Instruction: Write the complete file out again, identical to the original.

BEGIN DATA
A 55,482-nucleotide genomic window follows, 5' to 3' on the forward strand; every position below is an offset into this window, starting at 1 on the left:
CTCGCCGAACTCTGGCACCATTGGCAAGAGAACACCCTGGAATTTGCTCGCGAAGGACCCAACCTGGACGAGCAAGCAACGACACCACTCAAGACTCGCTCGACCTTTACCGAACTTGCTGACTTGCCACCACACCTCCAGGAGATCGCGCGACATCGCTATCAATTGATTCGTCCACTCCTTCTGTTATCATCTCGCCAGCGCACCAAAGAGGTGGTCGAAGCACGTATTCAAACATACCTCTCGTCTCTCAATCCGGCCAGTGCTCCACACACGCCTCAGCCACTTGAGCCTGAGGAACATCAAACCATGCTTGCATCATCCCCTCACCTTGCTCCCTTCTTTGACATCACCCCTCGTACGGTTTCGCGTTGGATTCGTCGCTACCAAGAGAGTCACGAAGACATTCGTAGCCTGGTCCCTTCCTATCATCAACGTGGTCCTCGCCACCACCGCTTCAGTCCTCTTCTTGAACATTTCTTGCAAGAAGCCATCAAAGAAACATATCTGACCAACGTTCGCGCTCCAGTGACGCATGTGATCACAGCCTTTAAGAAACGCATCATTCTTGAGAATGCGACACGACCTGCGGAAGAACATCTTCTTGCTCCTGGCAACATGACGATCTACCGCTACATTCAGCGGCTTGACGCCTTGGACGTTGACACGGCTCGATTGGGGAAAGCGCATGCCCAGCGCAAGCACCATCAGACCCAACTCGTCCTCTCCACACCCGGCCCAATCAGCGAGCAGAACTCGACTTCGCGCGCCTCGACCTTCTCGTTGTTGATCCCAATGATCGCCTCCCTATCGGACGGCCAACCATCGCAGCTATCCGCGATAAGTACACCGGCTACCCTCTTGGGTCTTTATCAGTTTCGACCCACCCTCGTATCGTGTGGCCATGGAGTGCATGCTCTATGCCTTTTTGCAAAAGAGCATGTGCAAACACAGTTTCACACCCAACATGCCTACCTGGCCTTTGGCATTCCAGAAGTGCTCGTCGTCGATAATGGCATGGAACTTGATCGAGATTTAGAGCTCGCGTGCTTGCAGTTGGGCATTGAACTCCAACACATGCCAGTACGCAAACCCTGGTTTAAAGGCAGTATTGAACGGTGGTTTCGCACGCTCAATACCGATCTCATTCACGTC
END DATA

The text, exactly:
A 55,482-nucleotide genomic window follows, 5' to 3' on the forward strand; every position below is an offset into this window, starting at 1 on the left:
CTCGCCGAACTCTGGCACCATTGGCAAGAGAACACCCTGGAATTTGCTCGCGAAGGACCCAACCTGGACGAGCAAGCAACGACACCACTCAAGACTCGCTCGACCTTTACCGAACTTGCTGACTTGCCACCACACCTCCAGGAGATCGCGCGACATCGCTATCAATTGATTCGTCCACTCCTTCTGTTATCATCTCGCCAGCGCACCAAAGAGGTGGTCGAAGCACGTATTCAAACATACCTCTCGTCTCTCAATCCGGCCAGTGCTCCACACACGCCTCAGCCACTTGAGCCTGAGGAACATCAAACCATGCTTGCATCATCCCCTCACCTTGCTCCCTTCTTTGACATCACCCCTCGTACGGTTTCGCGTTGGATTCGTCGCTACCAAGAGAGTCACGAAGACATTCGTAGCCTGGTCCCTTCCTATCATCAACGTGGTCCTCGCCACCACCGCTTCAGTCCTCTTCTTGAACATTTCTTGCAAGAAGCCATCAAAGAAACATATCTGACCAACGTTCGCGCTCCAGTGACGCATGTGATCACAGCCTTTAAGAAACGCATCATTCTTGAGAATGCGACACGACCTGCGGAAGAACATCTTCTTGCTCCTGGCAACATGACGATCTACCGCTACATTCAGCGGCTTGACGCCTTGGACGTTGACACGGCTCGATTGGGGAAAGCGCATGCCCAGCGCAAGCACCATCAGACCCAACTCGTCCTCTCCACACCCGGCCCAATCAGCGAGCAGAACTCGACTTCGCGCGCCTCGACCTTCTCGTTGTTGATCCCAATGATCGCCTCCCTATCGGACGGCCAACCATCGCAGCTATCCGCGATAAGTACACCGGCTACCCTCTTGGGTCTTTATCAGTTTCGACCCACCCTCGTATCGTGTGGCCATGGAGTGCATGCTCTATGCCTTTTTGCAAAAGAGCATGTGCAAACACAGTTTCACACCCAACATGCCTACCTGGCCTTTGGCATTCCAGAAGTGCTCGTCGTCGATAATGGCATGGAACTTGATCGAGATTTAGAGCTCGCGTGCTTGCAGTTGGGCATTGAACTCCAACACATGCCAGTACGCAAACCCTGGTTTAAAGGCAGTATTGAACGGTGGTTTCGCACGCTCAATACCGATCTCATTCACGTC